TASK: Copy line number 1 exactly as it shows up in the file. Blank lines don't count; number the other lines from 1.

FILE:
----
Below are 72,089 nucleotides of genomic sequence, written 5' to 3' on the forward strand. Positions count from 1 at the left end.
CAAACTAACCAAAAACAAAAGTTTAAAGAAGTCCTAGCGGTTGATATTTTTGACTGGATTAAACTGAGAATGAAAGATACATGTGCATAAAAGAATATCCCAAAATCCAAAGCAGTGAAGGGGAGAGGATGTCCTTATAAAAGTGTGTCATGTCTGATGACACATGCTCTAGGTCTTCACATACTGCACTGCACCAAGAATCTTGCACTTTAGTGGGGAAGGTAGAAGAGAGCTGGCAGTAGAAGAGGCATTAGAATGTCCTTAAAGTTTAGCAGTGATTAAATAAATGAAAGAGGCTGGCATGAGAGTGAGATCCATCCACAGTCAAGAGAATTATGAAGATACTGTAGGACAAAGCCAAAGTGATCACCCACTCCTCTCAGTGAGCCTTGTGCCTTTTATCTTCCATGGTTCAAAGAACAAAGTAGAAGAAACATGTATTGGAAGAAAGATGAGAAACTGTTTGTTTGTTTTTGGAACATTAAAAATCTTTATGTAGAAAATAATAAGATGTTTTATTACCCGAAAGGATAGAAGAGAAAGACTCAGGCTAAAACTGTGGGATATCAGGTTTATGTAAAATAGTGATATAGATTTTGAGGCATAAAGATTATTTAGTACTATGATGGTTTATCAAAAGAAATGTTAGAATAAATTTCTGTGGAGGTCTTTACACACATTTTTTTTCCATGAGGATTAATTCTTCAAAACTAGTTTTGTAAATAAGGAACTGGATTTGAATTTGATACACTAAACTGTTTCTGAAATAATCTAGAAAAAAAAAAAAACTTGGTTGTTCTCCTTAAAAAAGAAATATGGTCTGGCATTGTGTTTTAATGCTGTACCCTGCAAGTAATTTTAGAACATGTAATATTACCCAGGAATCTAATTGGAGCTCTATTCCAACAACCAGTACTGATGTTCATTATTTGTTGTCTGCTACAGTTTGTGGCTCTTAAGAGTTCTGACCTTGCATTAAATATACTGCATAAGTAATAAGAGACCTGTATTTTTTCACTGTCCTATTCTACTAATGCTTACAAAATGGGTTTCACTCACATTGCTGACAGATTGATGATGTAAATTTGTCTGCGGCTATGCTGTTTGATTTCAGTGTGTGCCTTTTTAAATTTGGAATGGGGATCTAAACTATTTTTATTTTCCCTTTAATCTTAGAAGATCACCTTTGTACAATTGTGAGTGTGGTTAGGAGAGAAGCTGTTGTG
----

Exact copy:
Below are 72,089 nucleotides of genomic sequence, written 5' to 3' on the forward strand. Positions count from 1 at the left end.